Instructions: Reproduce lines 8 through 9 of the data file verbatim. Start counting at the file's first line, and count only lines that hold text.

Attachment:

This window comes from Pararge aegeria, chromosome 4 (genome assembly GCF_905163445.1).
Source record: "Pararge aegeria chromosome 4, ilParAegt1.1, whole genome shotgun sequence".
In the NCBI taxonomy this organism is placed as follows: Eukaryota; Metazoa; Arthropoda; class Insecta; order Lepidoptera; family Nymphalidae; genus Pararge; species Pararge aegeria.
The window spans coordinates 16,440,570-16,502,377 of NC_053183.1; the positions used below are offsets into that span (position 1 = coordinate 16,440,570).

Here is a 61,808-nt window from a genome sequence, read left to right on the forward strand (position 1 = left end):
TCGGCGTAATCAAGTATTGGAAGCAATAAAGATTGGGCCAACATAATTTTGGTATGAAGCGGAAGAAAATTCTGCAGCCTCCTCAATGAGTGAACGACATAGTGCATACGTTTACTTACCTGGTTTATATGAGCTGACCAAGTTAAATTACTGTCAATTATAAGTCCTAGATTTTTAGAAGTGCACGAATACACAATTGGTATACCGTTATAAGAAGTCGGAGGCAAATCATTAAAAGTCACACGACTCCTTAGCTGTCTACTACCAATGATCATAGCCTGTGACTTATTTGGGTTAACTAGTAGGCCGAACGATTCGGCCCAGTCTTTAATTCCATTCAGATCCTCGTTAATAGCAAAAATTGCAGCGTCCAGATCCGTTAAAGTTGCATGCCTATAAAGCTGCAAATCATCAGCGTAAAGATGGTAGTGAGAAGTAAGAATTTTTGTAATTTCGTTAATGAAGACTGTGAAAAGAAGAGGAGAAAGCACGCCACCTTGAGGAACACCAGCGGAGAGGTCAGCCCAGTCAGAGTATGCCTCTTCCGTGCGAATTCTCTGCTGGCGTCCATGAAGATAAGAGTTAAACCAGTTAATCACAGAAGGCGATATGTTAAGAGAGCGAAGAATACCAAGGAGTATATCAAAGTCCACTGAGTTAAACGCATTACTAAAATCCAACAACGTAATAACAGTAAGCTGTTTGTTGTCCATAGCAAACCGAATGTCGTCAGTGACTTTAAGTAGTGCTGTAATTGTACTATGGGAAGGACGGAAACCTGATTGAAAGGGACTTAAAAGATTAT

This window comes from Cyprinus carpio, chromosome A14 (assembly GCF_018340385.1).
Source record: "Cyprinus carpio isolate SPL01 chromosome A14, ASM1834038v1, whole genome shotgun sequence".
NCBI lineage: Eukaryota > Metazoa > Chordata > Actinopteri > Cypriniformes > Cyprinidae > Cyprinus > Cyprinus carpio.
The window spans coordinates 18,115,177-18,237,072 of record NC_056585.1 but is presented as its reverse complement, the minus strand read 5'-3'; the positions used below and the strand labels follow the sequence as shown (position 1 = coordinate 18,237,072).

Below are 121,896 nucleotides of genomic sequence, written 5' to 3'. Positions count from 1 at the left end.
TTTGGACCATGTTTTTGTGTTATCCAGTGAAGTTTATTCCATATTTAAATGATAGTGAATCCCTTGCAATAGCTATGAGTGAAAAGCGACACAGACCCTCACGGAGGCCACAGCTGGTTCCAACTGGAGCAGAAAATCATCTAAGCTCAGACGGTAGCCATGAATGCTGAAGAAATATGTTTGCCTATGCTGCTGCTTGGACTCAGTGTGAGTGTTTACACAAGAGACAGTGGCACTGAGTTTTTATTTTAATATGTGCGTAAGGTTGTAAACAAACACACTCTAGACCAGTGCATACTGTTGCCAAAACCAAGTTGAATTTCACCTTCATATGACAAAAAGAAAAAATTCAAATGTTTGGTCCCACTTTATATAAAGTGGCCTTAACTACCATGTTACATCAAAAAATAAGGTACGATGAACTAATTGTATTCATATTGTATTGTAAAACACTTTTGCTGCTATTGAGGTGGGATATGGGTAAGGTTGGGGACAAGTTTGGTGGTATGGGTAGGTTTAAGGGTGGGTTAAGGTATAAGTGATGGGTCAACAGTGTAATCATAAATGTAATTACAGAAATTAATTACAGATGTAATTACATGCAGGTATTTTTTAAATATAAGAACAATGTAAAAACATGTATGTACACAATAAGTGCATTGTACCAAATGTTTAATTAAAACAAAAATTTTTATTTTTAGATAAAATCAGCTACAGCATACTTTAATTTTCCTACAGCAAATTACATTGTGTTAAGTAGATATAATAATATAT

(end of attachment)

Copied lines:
Source record: "Cyprinus carpio isolate SPL01 chromosome A14, ASM1834038v1, whole genome shotgun sequence".
NCBI lineage: Eukaryota > Metazoa > Chordata > Actinopteri > Cypriniformes > Cyprinidae > Cyprinus > Cyprinus carpio.